Other reasons I'm loving the Neva? So far, our cat hasn't expressed any interest in destroying it, which hasn't been the case for our last three couches. Second, our 9-month-old daughter has been crawling all over it with grubby hands (despite our best efforts), and it hasn't shown any extra signs of wear.
Sixpenny vs. Maiden Home
Many consumers, when considering a Sixpenny sofa, also research Maiden Home, specifically Maiden Home's Dune sectional. The three-seater Dune sectional is about two feet less wide than the Neva and does not have individual seat cushions for each piece. Maiden Home also does not offer as many fabric options as Sixpenny. The Dune's slipcover is also removable. Maiden Home's style feels more beachy, while Sixpenny's Neva is a bit more European in style.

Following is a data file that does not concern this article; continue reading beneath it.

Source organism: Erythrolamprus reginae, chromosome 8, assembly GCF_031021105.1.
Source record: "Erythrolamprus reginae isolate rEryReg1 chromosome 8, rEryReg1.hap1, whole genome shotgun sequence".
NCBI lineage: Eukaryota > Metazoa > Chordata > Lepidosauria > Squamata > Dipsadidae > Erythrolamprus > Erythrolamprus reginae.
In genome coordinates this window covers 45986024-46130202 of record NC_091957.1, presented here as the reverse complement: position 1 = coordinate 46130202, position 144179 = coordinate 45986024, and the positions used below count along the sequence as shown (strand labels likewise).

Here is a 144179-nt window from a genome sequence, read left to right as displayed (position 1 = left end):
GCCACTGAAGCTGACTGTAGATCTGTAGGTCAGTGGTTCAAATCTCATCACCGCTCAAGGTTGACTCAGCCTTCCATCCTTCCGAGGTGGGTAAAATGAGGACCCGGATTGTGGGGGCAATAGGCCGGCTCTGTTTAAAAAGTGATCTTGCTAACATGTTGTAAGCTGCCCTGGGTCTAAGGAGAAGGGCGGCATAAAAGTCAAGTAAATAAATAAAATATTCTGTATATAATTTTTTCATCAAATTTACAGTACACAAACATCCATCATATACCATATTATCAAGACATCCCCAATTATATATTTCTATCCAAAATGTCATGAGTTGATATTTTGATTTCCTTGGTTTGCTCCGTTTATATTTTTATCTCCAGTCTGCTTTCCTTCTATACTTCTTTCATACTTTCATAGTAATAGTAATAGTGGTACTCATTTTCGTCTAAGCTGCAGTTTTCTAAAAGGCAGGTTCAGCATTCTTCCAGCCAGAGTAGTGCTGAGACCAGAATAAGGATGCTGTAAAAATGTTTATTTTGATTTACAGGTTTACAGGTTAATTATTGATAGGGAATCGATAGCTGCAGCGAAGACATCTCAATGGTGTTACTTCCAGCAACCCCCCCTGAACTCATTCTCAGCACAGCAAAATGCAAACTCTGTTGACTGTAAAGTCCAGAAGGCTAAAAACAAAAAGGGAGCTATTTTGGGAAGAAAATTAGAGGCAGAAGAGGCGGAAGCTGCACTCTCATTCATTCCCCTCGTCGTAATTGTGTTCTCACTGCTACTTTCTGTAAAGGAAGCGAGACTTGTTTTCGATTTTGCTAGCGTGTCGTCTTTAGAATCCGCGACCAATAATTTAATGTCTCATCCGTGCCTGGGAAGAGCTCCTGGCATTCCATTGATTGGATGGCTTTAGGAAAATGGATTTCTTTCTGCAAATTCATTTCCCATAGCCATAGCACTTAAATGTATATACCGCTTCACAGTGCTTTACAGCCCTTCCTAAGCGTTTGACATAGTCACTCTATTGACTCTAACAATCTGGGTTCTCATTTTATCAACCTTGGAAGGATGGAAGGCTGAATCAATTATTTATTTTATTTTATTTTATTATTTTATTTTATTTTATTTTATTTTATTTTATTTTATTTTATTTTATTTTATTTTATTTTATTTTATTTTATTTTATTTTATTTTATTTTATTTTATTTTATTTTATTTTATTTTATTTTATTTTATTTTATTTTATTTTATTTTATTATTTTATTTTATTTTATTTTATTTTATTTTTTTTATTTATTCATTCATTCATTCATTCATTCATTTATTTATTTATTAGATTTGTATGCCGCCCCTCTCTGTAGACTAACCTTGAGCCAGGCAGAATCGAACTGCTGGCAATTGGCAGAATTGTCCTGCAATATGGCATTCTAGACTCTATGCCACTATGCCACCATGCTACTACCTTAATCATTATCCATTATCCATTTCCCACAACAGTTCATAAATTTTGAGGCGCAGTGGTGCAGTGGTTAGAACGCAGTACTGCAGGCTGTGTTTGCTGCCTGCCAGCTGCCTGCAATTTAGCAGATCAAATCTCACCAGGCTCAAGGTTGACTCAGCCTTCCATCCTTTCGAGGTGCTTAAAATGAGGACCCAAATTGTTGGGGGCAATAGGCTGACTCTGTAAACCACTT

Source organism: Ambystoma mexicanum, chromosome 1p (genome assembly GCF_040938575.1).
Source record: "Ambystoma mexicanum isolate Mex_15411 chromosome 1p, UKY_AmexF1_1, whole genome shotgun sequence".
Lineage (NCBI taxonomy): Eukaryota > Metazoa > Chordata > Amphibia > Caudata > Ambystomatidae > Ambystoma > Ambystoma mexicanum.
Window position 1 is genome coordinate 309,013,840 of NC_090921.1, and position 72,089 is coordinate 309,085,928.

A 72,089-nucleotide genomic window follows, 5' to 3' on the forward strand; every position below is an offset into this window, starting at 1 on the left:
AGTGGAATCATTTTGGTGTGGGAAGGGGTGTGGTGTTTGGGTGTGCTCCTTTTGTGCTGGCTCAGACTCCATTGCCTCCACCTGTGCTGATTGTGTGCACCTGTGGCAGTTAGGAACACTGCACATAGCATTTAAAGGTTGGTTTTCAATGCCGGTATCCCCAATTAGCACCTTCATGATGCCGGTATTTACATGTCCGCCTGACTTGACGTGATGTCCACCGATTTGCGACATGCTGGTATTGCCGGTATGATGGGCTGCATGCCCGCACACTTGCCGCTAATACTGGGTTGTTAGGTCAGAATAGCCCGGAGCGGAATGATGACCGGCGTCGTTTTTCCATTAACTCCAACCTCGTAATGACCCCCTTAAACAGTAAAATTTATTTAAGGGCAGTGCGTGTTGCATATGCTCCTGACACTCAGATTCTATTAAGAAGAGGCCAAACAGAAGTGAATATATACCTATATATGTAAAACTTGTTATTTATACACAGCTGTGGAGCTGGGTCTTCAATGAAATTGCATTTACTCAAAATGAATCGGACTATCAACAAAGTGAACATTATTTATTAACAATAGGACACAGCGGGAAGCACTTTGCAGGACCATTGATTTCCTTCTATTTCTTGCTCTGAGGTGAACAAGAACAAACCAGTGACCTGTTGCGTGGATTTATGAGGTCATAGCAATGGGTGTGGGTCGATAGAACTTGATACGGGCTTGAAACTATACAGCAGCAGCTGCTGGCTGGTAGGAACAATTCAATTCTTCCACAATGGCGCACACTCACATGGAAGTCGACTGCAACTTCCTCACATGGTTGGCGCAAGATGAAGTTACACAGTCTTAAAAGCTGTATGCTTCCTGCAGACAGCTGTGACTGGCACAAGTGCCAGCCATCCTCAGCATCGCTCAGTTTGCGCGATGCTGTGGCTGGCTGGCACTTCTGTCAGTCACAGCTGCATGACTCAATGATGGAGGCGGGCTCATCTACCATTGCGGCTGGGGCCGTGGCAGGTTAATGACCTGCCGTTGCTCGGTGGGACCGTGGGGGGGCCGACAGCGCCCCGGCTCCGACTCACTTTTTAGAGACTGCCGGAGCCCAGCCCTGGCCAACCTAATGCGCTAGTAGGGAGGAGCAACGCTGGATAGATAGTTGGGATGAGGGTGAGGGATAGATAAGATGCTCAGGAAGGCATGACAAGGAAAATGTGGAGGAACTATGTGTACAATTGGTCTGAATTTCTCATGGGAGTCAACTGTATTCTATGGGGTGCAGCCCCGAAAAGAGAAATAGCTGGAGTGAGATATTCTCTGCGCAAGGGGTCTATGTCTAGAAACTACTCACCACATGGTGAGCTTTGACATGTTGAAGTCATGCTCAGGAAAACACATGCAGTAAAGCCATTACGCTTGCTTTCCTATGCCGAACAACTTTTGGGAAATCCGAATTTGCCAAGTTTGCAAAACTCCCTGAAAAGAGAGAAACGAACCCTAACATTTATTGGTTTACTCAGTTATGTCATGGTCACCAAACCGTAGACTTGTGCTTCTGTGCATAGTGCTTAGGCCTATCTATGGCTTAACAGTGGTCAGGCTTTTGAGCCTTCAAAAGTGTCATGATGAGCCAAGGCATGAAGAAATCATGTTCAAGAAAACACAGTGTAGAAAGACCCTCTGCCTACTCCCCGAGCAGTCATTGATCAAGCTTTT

Sixpenny Neva Sectional Pros
- Crazy comfy
- True to photos
- Timeless, traditional design
- Quality fabric and construction
- Adaptability: All four pieces are modular so you can reconfigure in a different space, or change the position of the ottoman, or even have the ottoman separate from the couch
- Ability to remove slipcover for cleaning
- Ability to purchase new slipcover for same frame
Sixpenny Neva Sectional Cons
- Thin arms (so you can't balance a coffee cup on them)
- Substantial size (can be a con if you have a small space)
- Higher cost than average sofa
- Long lead-time, as made-to-order (if you need a sofa ASAP)
The Neva is worth the splurge. This is a couch you can keep for a long time, thanks to the washable/changeable slipcover. I'd rank this product up in my top five things in my home I feel are absolutely necessary and worth it. My top tip: To keep your Neva looking fresh, rotate your cushions every week.
One Year Later...